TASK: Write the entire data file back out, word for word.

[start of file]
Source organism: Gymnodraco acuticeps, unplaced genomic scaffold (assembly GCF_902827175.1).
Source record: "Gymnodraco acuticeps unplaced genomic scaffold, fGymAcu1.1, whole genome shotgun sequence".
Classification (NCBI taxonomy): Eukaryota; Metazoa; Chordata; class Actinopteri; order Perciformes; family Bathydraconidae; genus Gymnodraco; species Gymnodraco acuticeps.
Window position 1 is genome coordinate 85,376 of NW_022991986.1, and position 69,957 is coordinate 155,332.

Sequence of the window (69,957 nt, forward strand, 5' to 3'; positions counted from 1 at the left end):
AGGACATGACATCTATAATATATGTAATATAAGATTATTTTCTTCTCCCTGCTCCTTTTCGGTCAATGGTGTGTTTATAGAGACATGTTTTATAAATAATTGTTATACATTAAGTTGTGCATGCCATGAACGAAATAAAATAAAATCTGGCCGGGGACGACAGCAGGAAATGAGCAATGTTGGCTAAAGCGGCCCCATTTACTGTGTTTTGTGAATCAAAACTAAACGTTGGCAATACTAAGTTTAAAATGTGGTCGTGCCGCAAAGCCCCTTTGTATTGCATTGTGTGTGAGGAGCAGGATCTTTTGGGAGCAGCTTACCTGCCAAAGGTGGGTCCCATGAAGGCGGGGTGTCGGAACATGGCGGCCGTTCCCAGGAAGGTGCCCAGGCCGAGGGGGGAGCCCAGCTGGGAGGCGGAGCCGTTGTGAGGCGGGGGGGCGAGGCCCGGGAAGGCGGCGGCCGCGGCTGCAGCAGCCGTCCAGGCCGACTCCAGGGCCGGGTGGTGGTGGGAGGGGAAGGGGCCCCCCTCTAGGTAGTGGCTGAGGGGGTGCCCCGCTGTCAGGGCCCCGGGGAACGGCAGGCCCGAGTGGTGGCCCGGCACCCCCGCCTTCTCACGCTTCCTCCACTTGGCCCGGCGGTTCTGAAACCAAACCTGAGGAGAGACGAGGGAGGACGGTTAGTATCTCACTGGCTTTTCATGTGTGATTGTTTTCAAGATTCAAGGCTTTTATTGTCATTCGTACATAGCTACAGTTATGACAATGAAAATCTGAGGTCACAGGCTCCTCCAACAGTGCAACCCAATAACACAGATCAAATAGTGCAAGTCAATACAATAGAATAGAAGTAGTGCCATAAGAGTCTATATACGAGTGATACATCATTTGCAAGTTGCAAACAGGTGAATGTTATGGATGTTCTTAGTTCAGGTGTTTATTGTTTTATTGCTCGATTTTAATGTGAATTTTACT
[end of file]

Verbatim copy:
Source organism: Gymnodraco acuticeps, unplaced genomic scaffold (assembly GCF_902827175.1).
Source record: "Gymnodraco acuticeps unplaced genomic scaffold, fGymAcu1.1, whole genome shotgun sequence".
Classification (NCBI taxonomy): Eukaryota; Metazoa; Chordata; class Actinopteri; order Perciformes; family Bathydraconidae; genus Gymnodraco; species Gymnodraco acuticeps.
Window position 1 is genome coordinate 85,376 of NW_022991986.1, and position 69,957 is coordinate 155,332.

Sequence of the window (69,957 nt, forward strand, 5' to 3'; positions counted from 1 at the left end):
AGGACATGACATCTATAATATATGTAATATAAGATTATTTTCTTCTCCCTGCTCCTTTTCGGTCAATGGTGTGTTTATAGAGACATGTTTTATAAATAATTGTTATACATTAAGTTGTGCATGCCATGAACGAAATAAAATAAAATCTGGCCGGGGACGACAGCAGGAAATGAGCAATGTTGGCTAAAGCGGCCCCATTTACTGTGTTTTGTGAATCAAAACTAAACGTTGGCAATACTAAGTTTAAAATGTGGTCGTGCCGCAAAGCCCCTTTGTATTGCATTGTGTGTGAGGAGCAGGATCTTTTGGGAGCAGCTTACCTGCCAAAGGTGGGTCCCATGAAGGCGGGGTGTCGGAACATGGCGGCCGTTCCCAGGAAGGTGCCCAGGCCGAGGGGGGAGCCCAGCTGGGAGGCGGAGCCGTTGTGAGGCGGGGGGGCGAGGCCCGGGAAGGCGGCGGCCGCGGCTGCAGCAGCCGTCCAGGCCGACTCCAGGGCCGGGTGGTGGTGGGAGGGGAAGGGGCCCCCCTCTAGGTAGTGGCTGAGGGGGTGCCCCGCTGTCAGGGCCCCGGGGAACGGCAGGCCCGAGTGGTGGCCCGGCACCCCCGCCTTCTCACGCTTCCTCCACTTGGCCCGGCGGTTCTGAAACCAAACCTGAGGAGAGACGAGGGAGGACGGTTAGTATCTCACTGGCTTTTCATGTGTGATTGTTTTCAAGATTCAAGGCTTTTATTGTCATTCGTACATAGCTACAGTTATGACAATGAAAATCTGAGGTCACAGGCTCCTCCAACAGTGCAACCCAATAACACAGATCAAATAGTGCAAGTCAATACAATAGAATAGAAGTAGTGCCATAAGAGTCTATATACGAGTGATACATCATTTGCAAGTTGCAAACAGGTGAATGTTATGGATGTTCTTAGTTCAGGTGTTTATTGTTTTATTGCTCGATTTTAATGTGAATTTTACT